The following remarks by Senator VERDIN were ordered printed in the Journal of March 23, 2023:

Remarks by Senator VERDIN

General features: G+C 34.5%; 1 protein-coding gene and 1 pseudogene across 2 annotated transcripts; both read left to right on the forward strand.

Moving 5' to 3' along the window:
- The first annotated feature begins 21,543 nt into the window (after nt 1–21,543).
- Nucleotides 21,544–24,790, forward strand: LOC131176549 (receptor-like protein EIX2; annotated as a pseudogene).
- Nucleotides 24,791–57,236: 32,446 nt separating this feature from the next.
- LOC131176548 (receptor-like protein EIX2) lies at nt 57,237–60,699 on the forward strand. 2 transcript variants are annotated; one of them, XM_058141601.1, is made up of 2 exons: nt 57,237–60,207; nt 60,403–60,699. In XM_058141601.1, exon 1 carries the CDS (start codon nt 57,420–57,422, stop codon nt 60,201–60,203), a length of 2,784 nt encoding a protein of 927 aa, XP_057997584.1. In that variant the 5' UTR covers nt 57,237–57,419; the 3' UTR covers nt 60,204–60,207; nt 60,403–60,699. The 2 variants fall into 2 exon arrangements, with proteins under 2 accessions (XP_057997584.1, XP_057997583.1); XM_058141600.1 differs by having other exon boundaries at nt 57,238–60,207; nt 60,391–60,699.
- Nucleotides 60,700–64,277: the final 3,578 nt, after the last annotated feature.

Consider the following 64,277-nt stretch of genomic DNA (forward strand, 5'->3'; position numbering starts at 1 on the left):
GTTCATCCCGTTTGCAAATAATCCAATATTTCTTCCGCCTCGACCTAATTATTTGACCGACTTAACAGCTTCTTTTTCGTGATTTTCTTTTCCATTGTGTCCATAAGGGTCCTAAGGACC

Thank you, Mr. PRESIDENT and members of the Senate. Senator DAVIS, as I spent my time here, you're not replaceable. The service that you bring to us in our little point in time is immeasurable. As it relates to the Medical Affairs Committee, your service is incalculable. We all come here with certain abilities and certain skill sets and yours are -- I can't think of superlatives to describe your service to us -- your service to South Carolina. And as it relates to all these hard issues that we are dealing with in Medical Affairs -- the reason I come to you so much is because I don't have others in the committee coming and begging for this work. And I'm sure there are other committees that have the same regard for your work product. I do want to just acknowledge the fact that we have polled Bills. We have polled a lot of hard Bills -- we polled a lot of nine to eight votes out of this committee. And as it's been represented to the members of the committee on the poll, those substantive changes, a lot of language changes, but I'm going to confess there were only two members of the committee that actually saw the work and analysis of the staff -- others that may have looked at it very briefly there on the floor as the poll sheet was going around. But for the work of the drafting and the work of coming to the conclusion that we needed the poll -- it was just you and Senator CASH. There may have been a member on the committee that asked for material relating to the Bill and it was provided to them on a side-by-side basis. That document is available to anyone now. We're all sensitive about what we put out here because our time is valuable. But it was that valuable time in trying to cooperate with the consensus on both sides of this aisle to try to put some work product together for the consideration of the Senate knowing there was much more hard work coming down the pike. And there still is. Probably all are aware that Gressette 105 was occupied by an incredibly painful debate this morning for a couple hours, painful regardless of your perspective -- pro or con -- for the Bills. For those of you working on that -- thank you, I appreciate you.